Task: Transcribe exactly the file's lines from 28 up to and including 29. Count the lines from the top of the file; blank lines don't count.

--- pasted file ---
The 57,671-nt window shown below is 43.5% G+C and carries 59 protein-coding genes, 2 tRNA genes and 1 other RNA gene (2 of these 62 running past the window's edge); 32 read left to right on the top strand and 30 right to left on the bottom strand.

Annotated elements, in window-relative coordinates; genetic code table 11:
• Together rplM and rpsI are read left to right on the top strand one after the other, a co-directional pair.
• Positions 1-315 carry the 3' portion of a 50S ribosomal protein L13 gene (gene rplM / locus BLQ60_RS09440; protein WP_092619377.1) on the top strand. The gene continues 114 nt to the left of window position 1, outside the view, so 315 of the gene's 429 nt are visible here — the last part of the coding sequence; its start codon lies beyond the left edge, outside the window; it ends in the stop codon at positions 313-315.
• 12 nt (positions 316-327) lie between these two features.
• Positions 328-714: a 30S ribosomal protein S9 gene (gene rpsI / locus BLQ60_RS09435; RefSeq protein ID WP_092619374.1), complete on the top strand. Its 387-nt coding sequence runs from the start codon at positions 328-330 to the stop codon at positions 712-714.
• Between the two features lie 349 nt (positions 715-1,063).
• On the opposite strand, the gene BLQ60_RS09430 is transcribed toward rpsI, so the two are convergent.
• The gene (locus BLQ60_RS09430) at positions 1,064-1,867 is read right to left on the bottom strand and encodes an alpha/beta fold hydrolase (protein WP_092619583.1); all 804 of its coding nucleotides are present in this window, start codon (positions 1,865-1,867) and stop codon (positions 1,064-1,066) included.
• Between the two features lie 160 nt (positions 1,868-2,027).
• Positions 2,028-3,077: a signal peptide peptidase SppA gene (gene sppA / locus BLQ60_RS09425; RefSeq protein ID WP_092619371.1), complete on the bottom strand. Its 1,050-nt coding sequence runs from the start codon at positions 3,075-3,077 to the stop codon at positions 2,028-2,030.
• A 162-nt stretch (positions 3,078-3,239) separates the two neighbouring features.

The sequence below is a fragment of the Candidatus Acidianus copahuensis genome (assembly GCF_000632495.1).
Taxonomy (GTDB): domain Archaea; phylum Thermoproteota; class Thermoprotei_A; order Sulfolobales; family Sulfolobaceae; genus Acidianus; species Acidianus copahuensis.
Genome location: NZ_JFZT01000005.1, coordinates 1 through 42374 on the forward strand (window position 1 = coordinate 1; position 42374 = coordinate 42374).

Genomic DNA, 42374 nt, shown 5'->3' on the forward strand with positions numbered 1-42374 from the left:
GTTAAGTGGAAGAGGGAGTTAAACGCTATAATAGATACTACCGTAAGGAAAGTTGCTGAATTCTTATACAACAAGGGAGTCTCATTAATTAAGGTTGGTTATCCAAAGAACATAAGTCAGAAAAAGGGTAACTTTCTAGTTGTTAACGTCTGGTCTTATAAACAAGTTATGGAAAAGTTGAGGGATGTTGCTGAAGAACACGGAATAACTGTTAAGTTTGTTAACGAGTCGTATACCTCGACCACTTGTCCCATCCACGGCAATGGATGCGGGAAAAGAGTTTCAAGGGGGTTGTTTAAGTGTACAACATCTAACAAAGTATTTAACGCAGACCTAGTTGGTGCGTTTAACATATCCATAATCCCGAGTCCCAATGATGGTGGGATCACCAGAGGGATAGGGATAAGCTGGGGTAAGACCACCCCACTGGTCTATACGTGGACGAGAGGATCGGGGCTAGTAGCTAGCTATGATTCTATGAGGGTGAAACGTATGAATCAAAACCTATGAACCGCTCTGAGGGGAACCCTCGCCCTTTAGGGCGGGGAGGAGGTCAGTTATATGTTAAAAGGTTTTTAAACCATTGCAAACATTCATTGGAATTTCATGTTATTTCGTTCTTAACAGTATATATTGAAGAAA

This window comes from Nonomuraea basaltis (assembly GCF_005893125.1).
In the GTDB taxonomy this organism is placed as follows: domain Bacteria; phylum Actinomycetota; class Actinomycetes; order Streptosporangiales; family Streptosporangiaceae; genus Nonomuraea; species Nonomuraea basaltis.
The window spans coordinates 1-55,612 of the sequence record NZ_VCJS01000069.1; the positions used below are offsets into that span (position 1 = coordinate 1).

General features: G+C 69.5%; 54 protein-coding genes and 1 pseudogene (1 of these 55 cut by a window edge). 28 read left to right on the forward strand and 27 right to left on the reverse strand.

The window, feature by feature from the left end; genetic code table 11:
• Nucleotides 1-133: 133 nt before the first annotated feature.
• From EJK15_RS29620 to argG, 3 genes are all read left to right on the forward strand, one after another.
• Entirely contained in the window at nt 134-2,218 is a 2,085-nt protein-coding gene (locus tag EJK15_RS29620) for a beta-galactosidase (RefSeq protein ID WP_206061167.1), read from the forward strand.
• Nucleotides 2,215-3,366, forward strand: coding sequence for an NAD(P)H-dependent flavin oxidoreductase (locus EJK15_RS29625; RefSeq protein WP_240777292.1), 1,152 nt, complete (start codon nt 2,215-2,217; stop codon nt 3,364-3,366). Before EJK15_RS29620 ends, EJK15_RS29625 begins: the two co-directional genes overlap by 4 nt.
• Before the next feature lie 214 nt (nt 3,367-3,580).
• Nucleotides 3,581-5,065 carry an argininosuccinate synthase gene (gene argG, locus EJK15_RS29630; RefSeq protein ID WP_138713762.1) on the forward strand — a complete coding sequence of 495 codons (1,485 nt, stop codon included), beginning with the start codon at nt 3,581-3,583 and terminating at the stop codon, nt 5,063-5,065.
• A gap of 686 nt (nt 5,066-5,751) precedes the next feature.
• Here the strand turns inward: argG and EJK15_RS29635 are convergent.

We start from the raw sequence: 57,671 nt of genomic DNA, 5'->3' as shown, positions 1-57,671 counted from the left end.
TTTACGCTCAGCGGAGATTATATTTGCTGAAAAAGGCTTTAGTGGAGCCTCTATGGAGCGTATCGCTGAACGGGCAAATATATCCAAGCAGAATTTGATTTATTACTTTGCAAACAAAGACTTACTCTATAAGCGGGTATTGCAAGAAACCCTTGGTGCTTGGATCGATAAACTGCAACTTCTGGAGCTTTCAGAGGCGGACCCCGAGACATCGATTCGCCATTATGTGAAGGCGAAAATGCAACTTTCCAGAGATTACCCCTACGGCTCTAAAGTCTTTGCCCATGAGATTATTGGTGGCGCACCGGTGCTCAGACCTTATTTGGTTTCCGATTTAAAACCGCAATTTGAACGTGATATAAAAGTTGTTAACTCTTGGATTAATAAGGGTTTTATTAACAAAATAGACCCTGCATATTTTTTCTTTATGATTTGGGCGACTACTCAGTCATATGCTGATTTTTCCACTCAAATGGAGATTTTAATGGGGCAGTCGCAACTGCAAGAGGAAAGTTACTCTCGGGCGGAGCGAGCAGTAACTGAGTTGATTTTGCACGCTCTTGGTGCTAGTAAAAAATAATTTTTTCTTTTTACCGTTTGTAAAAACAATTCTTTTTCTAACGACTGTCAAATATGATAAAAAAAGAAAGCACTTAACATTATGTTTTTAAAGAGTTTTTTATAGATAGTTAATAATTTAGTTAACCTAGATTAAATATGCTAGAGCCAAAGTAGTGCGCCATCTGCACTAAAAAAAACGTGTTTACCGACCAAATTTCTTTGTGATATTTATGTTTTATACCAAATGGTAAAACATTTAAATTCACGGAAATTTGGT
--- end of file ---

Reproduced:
• Nucleotides 3,581-5,065 carry an argininosuccinate synthase gene (gene argG, locus EJK15_RS29630; RefSeq protein ID WP_138713762.1) on the forward strand — a complete coding sequence of 495 codons (1,485 nt, stop codon included), beginning with the start codon at nt 3,581-3,583 and terminating at the stop codon, nt 5,063-5,065.
• A gap of 686 nt (nt 5,066-5,751) precedes the next feature.